Meditation in Moments … The Humble Bumble Bee

18 comments
In my Garden, Meditation in Moments, Musings, Nature, Photography, Poetry


Nectar of the Gods
Inviting & delighting this
humble bumble bee.

This summer, I’ve observed an unbelievable number of bumble bees visit the flowers in my garden. They definitely have taste preferences! Just like us humans!
Their favorite plant is my Lavender Grosso, followed closely by goldenrod, which flowers in early fall.

These bumble bees tirelessly forage daily for nectar and pollen from early morning until the sun has almost set. Some bumble bees have really long tongues which they tuck under their chin when flying.

I strongly believe that not using chemicals in my garden helps attract more beneficial insects. Hopefully that makes at least a tiny difference in helping to stop their steady population decline.

Which plants do your bumble bees like?

Sabine

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My passions in life are vegetarian cooking, gardening, photography, writing, good books, traveling and nature. Thanks for stopping by, Sabine

18 thoughts on “Meditation in Moments … The Humble Bumble Bee”

  1. janesmudgeegarden says:

    You are having such fun with that macro lens, Sabine! We don’t have bumblebees on mainland Australia, but I remember them well from my childhood in NZ.

    Liked by 1 person

    • Yes Jane, I am having fun with that macro lens! Also, I didn’t know that there are no bumble bees on mainland Australia. Has that always been the case? Do you know why?

      Like

      • janesmudgeegarden says:

        I’ve checked that out, Sabine, and the reason seems to be to do with the bumblebee’s ability to pollinate certain weeds amongst other things-there’s quite a list. If I were to see one in my garden, I’m supposed to notify the relevant authorities. Feral bumblebees are found in Tasmania but I guess Bass Strait is enough to stop them from flying to the mainland.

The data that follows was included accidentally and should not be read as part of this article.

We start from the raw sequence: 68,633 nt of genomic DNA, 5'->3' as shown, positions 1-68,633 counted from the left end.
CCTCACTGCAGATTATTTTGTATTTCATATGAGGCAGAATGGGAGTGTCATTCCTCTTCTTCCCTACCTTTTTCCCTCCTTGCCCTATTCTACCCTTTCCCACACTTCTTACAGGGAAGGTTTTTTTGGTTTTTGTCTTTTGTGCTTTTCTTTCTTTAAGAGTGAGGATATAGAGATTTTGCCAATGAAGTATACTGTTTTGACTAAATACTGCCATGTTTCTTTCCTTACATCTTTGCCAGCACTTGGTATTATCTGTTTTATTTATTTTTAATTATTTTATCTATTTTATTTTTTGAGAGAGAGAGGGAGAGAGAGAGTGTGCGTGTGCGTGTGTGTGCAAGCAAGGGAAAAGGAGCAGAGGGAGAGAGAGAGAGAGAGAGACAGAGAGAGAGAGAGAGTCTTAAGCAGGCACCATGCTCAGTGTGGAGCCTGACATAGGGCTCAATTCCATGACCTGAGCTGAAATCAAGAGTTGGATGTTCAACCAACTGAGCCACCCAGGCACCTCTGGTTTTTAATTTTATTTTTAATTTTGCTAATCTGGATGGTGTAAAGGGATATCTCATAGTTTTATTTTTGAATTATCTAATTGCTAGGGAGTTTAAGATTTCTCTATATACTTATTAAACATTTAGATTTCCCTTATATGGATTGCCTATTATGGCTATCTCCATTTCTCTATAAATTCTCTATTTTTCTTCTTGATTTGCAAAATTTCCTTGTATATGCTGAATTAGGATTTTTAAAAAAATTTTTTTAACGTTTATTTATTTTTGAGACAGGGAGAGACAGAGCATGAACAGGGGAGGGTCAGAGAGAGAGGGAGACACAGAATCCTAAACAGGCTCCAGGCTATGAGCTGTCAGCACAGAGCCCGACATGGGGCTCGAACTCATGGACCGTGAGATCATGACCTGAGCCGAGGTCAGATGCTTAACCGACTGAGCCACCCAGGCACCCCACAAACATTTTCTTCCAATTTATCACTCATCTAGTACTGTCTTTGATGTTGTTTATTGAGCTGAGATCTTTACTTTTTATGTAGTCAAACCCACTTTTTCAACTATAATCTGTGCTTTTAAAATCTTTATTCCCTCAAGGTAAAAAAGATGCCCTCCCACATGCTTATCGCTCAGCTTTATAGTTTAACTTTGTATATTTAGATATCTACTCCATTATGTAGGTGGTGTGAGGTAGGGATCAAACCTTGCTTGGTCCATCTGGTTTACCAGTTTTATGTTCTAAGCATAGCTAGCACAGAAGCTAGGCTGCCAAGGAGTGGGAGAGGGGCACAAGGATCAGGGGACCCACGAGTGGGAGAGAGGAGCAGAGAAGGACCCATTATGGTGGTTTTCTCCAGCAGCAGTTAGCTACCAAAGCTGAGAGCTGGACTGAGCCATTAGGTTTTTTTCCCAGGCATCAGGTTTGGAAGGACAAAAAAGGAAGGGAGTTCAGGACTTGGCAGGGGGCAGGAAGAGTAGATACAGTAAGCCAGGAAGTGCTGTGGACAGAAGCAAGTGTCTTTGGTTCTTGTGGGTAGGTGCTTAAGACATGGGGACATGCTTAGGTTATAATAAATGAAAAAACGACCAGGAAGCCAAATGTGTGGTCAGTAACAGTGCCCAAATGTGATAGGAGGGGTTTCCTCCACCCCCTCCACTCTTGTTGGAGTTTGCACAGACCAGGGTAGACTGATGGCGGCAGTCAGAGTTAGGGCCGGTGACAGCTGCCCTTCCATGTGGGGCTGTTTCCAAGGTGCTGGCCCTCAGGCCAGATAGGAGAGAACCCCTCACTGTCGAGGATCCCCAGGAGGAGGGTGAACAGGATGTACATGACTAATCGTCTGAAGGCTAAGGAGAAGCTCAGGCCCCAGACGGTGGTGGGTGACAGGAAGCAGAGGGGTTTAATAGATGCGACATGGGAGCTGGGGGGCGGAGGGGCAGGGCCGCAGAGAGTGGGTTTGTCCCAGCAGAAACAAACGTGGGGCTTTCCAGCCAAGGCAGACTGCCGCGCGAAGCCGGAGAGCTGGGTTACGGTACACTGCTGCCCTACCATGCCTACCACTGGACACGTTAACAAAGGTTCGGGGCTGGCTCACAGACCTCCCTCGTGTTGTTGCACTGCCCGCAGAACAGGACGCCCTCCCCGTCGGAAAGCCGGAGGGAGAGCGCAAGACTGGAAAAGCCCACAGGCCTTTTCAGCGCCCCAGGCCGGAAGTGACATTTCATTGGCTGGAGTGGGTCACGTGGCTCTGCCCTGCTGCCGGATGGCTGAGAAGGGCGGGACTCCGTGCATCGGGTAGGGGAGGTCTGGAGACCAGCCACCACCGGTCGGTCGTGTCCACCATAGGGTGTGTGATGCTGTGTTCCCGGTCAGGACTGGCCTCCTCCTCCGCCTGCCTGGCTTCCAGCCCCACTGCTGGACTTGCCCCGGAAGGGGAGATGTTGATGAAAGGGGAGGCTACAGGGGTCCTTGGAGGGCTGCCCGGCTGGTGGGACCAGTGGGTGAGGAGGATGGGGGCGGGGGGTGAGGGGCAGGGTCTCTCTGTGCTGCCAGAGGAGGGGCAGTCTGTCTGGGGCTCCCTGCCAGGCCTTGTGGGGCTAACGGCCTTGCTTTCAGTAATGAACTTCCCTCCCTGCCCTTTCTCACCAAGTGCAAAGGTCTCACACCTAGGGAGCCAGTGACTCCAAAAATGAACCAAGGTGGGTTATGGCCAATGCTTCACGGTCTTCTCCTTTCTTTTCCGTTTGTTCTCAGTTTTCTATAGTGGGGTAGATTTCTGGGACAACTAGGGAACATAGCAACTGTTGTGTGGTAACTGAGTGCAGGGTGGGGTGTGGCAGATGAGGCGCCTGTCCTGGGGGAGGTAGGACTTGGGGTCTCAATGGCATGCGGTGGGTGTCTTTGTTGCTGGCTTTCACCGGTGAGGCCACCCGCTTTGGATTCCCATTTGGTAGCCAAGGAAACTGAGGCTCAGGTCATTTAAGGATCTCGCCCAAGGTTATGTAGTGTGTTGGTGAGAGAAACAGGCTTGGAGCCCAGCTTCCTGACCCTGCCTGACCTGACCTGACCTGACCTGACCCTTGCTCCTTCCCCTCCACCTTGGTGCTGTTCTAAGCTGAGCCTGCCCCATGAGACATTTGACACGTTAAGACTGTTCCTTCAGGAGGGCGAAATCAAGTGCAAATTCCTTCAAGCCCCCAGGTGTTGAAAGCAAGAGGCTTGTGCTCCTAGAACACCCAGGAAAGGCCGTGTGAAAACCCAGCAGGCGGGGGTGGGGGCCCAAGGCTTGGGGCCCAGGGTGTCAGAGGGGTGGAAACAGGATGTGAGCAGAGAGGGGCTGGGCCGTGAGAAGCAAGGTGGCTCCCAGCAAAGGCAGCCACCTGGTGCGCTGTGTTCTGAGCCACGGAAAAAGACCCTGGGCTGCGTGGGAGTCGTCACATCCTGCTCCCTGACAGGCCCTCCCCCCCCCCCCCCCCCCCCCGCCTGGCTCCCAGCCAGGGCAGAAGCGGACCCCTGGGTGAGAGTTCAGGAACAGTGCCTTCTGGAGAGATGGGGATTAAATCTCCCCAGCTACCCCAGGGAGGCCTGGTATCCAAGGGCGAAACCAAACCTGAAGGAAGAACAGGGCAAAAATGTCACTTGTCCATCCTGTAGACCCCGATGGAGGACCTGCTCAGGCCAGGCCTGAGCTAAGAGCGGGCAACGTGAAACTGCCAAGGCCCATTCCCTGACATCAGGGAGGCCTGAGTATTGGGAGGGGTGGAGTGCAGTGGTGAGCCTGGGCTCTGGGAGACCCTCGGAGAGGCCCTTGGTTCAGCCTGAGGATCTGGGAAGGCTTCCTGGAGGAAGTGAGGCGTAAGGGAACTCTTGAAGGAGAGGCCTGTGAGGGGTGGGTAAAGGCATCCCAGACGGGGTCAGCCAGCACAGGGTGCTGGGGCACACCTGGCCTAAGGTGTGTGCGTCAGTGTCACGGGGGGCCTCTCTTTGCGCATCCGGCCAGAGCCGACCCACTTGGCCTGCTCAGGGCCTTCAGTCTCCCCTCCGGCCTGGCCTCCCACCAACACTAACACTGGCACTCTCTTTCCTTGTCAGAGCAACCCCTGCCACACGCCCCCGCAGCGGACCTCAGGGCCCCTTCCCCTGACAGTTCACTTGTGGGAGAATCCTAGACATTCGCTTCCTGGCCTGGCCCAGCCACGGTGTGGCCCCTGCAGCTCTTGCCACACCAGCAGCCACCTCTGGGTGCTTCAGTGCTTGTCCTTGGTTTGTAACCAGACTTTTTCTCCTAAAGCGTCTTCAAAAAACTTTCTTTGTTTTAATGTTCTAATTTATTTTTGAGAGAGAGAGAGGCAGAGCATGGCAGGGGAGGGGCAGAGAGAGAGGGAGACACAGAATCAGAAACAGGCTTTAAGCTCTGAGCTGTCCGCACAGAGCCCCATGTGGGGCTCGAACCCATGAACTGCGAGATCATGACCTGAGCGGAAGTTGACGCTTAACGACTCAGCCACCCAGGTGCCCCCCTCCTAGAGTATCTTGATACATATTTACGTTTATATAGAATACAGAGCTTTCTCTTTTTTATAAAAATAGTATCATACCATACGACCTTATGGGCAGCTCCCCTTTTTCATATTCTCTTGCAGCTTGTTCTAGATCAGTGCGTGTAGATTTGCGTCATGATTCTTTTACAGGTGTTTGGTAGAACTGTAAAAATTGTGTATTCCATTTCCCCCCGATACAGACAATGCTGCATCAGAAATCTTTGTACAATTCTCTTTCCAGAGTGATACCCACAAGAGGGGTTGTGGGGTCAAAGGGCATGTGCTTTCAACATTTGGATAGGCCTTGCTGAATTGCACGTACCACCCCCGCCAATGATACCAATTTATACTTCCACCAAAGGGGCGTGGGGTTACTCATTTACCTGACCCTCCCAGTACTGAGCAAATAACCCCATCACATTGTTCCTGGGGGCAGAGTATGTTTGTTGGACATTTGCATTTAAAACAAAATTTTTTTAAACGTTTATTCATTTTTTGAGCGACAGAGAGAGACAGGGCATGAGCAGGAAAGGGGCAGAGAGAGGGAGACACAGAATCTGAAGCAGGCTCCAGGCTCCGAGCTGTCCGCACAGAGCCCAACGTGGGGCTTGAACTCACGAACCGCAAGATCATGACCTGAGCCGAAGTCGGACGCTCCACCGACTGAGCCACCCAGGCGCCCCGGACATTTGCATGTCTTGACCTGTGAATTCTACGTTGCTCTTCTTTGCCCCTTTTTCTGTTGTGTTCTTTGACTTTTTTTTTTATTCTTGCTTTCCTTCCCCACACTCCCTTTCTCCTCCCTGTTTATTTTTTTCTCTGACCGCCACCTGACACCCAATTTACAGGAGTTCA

Liked by 1 person

      • Thanks Jane for letting me know! I had no clue about bumble bees in your part of the world! One of my favorite things about blogging is that we learn things that we might otherwise never would. I would have never guessed that there aren’t any bumble bees where you live! 😊

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    • Thanks Marlene! One of my neighbors found several dead ones in her garden recently. I wouldn’t be surprised if it were related to many of our neighbors spraying Round-up rather generously year-round. 😬
      Have a wonderful week Marlene! 😎

      Liked by 1 person

  2. The bumbles in my garden seem to flock to the mint which is now blooming and the lavender. They’re such docile bees, and beautiful. Stay cool this week, Sabine!

    Liked by 1 person

  3. chrisitne hoex says:

    We have a lot of carpenter bees, big black gentle bees here on the Santa Rosa plain. I’ve also seen lots of honeybees, and wasps. They are all pollinators and there for welcome in my garden! I love your pictures. You can see the bees “fur” !

    Liked by 1 person

  4. These are great shots, Sabine. You are such a great photographer with close-ups. Where we live the bumble bees seem to prefer our ground cover. Last year we had lots of baby turtles in the lake in the park and lots of chipmunks in the yard. This year fewer turtles and almost no chipmunks but lots of fireflies. I don’t know about these fluctuations but they happen. One year it was tons of mosquitoes, then lots of bats, then another year it was lady bugs everywhere. I guess there are cycles of life forms balancing themselves just like we go through cycles in our moods – and politics. 🙂

    Liked by 1 person

    • Thanks LuAnne! I’m sure you’re right on the cycles in all living things. Fireflies!! You’re so lucky to have those! I’ve never seen them in real life but hope to some day. We had almost no chipmunks this year too, they didn’t even bring any babies. 🙋

      Liked by 1 person

      • I grew up in Nashville, TN and we had lots of fireflies (we called them lightning bugs) all summer. Here in MI we usually do not have many but this year we see a dozen or more in the back yard every evening. I would recommend going south to see them. The Smoky Mts. are very lovely in TN.

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